Hyperthyroidism

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Overview

Hyperthyroidism is a disease that occurs when your thyroid gland—a small, butterfly-shaped gland located in your neck—produces too much thyroid hormone.


Graves’ disease is the most common cause, affecting over 70% of people with hyperthyroidism.1 In Graves’ disease, a person’s immune system inappropriately produces antibodies that overstimulate the thyroid gland, causing excessive thyroid hormone production. 


Hyperthyroidism can increase metabolism, leading to weight loss, frequent bowel movements, sweating, a fast heart rate, and more. Blood tests diagnose it, and treatment typically involves taking prescription medication or undergoing radioactive iodine ablation.2 Less commonly, surgical removal of the thyroid gland may be performed.

Symptoms

Symptoms of hyperthyroidism (overactive thyroid gland) can vary from person to person and may include:6


Fatigue

Muscle weakness

Nervousness or irritability

Insomnia

Mood swings

Heat intolerance

Tremors

Diarrhea or frequent loose stools

Weight loss

Irregular heartbeat

Irregular periods

Brittle hair

Goiter (an enlarged thyroid gland)

Causes

Hyperthyroidism can be caused by a number of conditions, including Graves' disease, Plummer's disease and thyroiditis. Your thyroid is a small, butterfly-shaped gland at the base of your neck, just below your Adam's apple. The thyroid gland has an enormous impact on your health.

Graves' disease, the most common cause of hyperthyroidism, is an autoimmune disorder. With this disease, your immune system attacks the thyroid and causes it to make too much thyroid hormone.

Risk factors

A family history, particularly of Graves' disease.

Female sex.

A personal history of certain chronic illnesses, such as type 1 diabetes, pernicious anemia and primary adrenal insufficiency.

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Complications

There are a few major complications that may result from having hyperthyroidism, especially if left untreated.


Eye 

Some people develop eye issues (called Graves' ophthalmopathy), which may cause gritty, red eyes or protrusion of the eyes due to swelling behind the eyeballs.2 In severe cases, double vision can develop.


Bone

Hyperthyroidism is linked to osteoporosis, which causes bone weakening, making a person more prone to breaking bones with even minor bumps or falls.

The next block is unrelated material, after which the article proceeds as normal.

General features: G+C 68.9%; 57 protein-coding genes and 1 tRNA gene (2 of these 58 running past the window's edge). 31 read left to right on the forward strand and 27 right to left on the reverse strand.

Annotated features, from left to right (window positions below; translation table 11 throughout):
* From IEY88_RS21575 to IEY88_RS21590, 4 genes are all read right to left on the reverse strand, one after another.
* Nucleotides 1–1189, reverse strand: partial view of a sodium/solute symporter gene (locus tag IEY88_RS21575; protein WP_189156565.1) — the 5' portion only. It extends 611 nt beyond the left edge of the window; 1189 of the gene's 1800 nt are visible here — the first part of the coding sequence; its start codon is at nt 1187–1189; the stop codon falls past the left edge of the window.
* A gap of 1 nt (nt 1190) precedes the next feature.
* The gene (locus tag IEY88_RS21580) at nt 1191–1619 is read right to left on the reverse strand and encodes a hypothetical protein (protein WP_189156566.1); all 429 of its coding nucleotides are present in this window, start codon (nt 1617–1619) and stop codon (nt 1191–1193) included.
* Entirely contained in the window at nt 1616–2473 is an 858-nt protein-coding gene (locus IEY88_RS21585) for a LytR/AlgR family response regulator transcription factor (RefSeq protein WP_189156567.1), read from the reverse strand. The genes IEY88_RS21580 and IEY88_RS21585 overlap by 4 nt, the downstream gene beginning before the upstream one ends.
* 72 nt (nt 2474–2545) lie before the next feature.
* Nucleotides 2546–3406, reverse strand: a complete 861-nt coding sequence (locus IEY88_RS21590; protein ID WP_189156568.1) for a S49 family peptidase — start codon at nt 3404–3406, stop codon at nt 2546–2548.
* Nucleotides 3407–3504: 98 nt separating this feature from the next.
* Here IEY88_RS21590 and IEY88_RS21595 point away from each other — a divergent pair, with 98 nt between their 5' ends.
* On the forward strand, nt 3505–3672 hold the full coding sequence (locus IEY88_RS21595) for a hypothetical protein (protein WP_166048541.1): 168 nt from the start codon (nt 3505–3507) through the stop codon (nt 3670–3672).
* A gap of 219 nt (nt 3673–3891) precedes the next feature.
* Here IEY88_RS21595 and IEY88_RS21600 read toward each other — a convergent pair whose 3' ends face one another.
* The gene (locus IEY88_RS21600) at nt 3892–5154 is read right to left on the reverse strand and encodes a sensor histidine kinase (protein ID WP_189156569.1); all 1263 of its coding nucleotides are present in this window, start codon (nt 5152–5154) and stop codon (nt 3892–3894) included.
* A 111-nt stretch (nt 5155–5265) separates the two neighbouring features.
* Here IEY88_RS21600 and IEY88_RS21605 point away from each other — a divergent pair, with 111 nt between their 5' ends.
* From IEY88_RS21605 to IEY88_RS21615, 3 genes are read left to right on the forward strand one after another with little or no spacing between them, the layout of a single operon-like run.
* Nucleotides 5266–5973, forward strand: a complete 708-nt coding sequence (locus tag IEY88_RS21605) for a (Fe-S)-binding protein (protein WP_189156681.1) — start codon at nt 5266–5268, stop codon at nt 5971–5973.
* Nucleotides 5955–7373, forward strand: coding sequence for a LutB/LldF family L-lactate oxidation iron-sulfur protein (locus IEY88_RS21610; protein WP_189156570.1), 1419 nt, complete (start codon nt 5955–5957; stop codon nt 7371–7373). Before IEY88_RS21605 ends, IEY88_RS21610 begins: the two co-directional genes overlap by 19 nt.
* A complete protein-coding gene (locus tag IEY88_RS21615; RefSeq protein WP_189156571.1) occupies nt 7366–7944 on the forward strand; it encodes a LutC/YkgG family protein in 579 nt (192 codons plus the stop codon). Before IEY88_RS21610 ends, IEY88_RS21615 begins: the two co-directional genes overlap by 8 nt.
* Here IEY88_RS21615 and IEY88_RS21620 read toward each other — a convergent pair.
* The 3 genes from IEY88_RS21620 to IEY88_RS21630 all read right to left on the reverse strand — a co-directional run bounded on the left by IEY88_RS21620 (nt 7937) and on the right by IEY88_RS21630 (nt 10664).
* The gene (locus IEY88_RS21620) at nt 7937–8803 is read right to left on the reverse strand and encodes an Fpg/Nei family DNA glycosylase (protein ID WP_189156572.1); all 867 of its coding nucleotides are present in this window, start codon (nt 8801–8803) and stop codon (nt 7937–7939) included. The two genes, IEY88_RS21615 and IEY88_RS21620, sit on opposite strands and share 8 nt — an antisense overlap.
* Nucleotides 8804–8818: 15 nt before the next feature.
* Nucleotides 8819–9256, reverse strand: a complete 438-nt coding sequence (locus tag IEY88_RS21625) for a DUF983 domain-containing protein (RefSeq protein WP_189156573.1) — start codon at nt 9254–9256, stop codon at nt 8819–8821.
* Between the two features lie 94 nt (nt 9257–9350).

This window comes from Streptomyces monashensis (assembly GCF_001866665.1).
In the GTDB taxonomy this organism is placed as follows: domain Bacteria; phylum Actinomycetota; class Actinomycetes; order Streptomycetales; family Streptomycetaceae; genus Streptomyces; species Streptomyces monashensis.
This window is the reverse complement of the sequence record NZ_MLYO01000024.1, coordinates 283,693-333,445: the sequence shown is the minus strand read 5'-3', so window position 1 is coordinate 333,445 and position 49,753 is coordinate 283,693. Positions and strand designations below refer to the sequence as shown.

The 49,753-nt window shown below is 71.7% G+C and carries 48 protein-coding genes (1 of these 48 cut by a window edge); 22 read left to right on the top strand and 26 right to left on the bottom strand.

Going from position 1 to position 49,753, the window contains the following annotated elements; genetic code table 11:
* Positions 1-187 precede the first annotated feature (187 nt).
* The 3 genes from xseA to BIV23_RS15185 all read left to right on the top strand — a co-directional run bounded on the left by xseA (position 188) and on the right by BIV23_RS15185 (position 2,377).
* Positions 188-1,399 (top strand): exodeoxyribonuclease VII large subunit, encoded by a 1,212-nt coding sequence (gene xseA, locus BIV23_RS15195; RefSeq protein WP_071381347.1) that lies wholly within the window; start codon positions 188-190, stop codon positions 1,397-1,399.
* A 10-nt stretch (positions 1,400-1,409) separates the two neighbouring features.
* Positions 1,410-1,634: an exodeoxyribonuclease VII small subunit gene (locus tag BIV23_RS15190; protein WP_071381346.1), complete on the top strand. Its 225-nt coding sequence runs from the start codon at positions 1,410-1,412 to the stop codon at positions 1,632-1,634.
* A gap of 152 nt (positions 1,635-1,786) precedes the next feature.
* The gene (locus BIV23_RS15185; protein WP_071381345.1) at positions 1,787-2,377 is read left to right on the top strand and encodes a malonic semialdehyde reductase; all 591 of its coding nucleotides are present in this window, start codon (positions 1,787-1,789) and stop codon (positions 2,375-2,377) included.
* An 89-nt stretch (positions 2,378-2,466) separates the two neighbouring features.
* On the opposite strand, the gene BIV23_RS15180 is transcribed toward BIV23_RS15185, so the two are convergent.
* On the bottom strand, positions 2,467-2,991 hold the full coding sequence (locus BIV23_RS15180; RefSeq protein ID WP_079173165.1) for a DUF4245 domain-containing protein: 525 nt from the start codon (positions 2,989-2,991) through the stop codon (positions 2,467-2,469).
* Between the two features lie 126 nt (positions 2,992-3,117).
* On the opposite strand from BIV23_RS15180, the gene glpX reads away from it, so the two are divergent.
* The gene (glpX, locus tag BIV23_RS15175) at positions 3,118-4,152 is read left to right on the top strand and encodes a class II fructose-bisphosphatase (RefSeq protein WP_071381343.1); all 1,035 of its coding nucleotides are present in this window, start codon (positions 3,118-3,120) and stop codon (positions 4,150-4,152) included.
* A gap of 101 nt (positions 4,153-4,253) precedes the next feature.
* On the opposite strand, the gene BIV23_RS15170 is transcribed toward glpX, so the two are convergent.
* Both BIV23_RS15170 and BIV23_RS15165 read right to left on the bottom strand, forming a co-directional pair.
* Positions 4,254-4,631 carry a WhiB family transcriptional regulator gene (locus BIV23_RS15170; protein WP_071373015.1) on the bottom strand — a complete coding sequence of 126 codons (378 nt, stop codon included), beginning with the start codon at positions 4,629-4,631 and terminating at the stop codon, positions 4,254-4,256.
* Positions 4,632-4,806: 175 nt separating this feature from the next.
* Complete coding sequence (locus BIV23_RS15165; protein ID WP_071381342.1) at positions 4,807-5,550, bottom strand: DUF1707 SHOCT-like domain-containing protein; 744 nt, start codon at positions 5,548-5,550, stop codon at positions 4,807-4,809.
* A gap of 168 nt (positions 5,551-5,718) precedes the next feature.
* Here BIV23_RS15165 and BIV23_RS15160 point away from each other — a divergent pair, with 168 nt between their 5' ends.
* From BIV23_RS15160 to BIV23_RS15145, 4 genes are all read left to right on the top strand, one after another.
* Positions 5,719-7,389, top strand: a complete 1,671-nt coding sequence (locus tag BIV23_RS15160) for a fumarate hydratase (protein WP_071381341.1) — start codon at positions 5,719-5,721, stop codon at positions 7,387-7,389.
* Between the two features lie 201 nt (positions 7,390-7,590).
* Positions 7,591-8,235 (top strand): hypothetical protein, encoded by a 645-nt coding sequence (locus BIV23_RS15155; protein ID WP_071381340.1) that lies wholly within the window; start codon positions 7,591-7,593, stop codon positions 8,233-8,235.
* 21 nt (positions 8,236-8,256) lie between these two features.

Heart

In hyperthyroidism, there is a high risk of developing atrial fibrillation, especially in older people. Atrial fibrillation is a common heart arrhythmia that can lead to serious problems like stroke or heart failure.


Thyroid Storm

Thyroid storm is a rare but very serious, potentially life-threatening condition that occurs in people with untreated hyperthyroidism.3 It may also be triggered by a stressful event like surgery, trauma, or infection.


Thyroid storm is characterized by exaggerated symptoms of hyperthyroidism, such as a very fast heart rate, high fever, diarrhea, agitation, delirium, and/or decreased consciousness.


Pregnancy

While mild hyperthyroidism in pregnancy does not usually cause problems for a mother and her baby, moderate-to-severe hyperthyroidism in a mother can lead to various complications. 


For the baby, according to the American Thyroid Association, uncontrolled or untreated hyperthyroidism of the mother during pregnancy is associated with size that is small for gestational age, preterm birth, stillbirth, and possibly congenital malformations.4 


For the mother, potential complications of untreated hyperthyroidism include pre-eclampsia and, rarely, thyroid storm. 

Prevention

If you are a smoker, quit smoking. ...

Eat less soy. ...

Ask for a thyroid collar during x-rays to protect your thyroid gland from radiation exposure.

Consider selenium supplements. ...

Visit your doctor regularly.